Component B is selected from the group consisting of methyl acetate, ethyl acetate, isopropyl acetate, methyl propionate, ethyl propionate, acetone, methyl ethyl ketone, methyl propyl ketone, and mixtures thereof.
  13. 13. The composition according to claim 12, wherein the weight % concentration of Component A is from about 90% to about 40% and the weight concentration of component B is from about 10% to about 60%.
  14. 14. The composition according to claim 12, wherein the weight % concentration of Component A is from about 40% to about 20% and the weight concentration of component B is from about 60% to about 80%.
  15. 15. The composition according to claim 12, wherein the vapor pressure of Component B is at least 10 torr greater than the vapor pressure of Component A.
  16. 16. The composition according to claim 12, wherein the polymer resin is selected from the group consisting of a polyhydroxystyrene resin, a novolac resin, an acrylic resin, an epoxy resin, an isoprene resin, and a methacrylic resin.
  17. 17. The composition of claim 12, wherein the polymer resin content is at least 5 wt %.
  18. 18. A method for coating a semiconductor wafer comprising,
    contacting said wafer with a composition comprising:
    a polymer,
    a primary solvent or mixture of primary solvents (Component A) at a weight % concentration ranging from about 1% to about 99%, and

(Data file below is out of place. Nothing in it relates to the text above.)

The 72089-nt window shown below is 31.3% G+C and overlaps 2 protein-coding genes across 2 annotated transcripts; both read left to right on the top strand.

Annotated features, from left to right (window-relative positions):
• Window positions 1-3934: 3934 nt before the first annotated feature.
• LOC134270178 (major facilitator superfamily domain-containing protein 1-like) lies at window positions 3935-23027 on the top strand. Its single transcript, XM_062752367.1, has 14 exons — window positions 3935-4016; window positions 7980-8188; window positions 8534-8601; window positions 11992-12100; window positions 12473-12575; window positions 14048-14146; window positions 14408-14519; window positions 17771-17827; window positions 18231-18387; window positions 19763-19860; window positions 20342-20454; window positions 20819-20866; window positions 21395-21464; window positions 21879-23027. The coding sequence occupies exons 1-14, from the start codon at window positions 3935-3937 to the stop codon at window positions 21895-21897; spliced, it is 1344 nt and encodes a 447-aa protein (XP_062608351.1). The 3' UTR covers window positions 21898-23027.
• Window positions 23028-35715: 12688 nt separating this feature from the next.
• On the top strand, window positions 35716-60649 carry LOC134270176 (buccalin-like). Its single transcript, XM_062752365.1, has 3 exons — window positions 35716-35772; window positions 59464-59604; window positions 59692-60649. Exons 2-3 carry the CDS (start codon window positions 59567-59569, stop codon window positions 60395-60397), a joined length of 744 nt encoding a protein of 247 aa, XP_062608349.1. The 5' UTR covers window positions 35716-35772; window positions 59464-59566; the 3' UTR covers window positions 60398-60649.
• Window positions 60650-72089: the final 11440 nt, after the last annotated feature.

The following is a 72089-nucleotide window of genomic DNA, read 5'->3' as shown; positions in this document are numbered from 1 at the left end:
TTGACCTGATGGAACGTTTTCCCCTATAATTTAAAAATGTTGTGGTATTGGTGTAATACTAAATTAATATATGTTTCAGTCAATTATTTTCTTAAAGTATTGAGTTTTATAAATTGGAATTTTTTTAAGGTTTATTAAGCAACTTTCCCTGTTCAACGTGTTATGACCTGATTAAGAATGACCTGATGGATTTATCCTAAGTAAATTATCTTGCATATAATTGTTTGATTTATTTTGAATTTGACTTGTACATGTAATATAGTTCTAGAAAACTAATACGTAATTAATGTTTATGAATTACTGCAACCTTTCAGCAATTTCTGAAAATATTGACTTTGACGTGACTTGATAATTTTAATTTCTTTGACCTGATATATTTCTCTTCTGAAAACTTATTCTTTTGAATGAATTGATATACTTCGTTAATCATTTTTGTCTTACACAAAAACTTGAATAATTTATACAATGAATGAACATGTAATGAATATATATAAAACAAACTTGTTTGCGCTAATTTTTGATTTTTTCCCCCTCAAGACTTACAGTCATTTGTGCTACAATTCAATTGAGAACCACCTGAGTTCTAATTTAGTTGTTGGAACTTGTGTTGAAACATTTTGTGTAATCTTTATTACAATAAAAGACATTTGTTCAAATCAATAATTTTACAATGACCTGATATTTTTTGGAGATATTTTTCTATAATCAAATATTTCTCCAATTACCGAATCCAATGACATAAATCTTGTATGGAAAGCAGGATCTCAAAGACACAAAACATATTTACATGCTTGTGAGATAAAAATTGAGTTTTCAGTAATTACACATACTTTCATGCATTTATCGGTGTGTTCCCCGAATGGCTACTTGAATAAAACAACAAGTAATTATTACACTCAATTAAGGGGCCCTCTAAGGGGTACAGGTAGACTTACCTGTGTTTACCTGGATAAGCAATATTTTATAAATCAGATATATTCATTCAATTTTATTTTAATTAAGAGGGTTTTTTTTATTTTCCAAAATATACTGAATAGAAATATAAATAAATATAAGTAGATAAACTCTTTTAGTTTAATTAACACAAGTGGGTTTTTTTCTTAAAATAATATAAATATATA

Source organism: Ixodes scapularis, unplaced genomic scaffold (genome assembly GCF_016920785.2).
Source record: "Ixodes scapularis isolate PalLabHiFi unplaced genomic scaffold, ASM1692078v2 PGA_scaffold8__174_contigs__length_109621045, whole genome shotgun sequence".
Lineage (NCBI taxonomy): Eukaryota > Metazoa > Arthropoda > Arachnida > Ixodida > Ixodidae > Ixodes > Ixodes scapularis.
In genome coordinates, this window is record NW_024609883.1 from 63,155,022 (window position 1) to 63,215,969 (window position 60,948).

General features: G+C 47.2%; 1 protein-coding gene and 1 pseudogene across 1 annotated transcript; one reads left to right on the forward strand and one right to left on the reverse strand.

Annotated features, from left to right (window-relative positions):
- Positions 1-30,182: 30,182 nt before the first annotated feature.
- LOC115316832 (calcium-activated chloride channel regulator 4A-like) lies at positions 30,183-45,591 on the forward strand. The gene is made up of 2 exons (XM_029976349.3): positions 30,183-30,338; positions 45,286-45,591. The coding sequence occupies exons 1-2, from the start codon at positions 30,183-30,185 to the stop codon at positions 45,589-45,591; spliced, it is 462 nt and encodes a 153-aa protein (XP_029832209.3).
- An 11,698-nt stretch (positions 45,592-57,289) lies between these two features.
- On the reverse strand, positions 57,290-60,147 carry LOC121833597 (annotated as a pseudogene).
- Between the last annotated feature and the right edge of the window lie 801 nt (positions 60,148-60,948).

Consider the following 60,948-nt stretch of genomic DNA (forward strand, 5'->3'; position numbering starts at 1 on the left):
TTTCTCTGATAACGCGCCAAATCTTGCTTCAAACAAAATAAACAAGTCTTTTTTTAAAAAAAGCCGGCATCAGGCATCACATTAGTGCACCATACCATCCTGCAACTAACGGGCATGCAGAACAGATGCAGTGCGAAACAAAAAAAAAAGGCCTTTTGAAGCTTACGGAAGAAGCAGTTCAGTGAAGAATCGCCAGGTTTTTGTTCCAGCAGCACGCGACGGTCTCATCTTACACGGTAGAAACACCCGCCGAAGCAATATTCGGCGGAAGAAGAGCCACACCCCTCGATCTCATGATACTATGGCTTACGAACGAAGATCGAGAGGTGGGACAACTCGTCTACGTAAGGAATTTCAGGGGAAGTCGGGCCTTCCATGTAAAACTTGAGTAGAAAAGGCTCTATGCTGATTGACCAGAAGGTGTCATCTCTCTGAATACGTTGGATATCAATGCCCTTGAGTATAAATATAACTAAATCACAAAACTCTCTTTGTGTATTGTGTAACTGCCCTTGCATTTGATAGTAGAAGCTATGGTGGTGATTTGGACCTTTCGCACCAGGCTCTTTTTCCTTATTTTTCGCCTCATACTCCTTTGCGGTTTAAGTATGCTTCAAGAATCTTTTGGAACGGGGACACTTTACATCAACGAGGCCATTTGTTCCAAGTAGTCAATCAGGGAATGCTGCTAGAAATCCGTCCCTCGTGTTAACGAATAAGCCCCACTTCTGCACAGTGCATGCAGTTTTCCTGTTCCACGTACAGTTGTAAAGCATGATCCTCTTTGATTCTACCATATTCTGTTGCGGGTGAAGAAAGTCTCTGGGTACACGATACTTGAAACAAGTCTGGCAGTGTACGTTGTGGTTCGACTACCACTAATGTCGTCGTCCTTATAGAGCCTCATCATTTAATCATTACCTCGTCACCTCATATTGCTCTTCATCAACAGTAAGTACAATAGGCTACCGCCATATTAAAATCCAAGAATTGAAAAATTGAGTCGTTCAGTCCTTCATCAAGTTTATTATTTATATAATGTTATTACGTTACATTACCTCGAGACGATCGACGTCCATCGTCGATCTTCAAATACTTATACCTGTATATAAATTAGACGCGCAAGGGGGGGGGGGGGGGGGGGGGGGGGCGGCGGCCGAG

a co-solvent or mixture of co-solvents (Component B) at a weight range % concentration ranging from 99% to about 1%,
    wherein the vapor pressure of Component B is greater than the vapor pressure of Component A; and
    Component B is selected from the group consisting of methyl acetate, ethyl acetate, isopropyl acetate, methyl propionate, ethyl propionate, acetone, methyl ethyl ketone, methyl propyl ketone, and mixtures thereof.
  19. 19. The method according to claim 18, wherein the weight % concentration of Component A is from about 90% to 40% and the weight concentration of component B is from about 10% to about 60%.
  20. 20. The method according to claim 18, wherein the weight % concentration of Component A is about from 40% to about 20% and the weight concentration of component B is from about 60% to about 80%.
  21. 21. The method according to claim 18, wherein the vapor pressure of Component B is at least 10 torr greater than the vapor pressure of Component A.
  22. 22. The method according to claim 18, wherein the polymeric resin is selected from the group consisting of a polyhydroxystyrene resin, a novolac resin, an acrylic resin, an epoxy resin, an isoprene resin, and a methacrylic resin.
  23. 23. The method according to claim 20, wherein said contacting is via a spin-coating operation at conditions sufficient to deposit thick films of the polymeric material.
  24. 24. The method according to claim 20, wherein said contacting is via a spray-coating operation at conditions sufficient to deposit thick films of the polymeric material.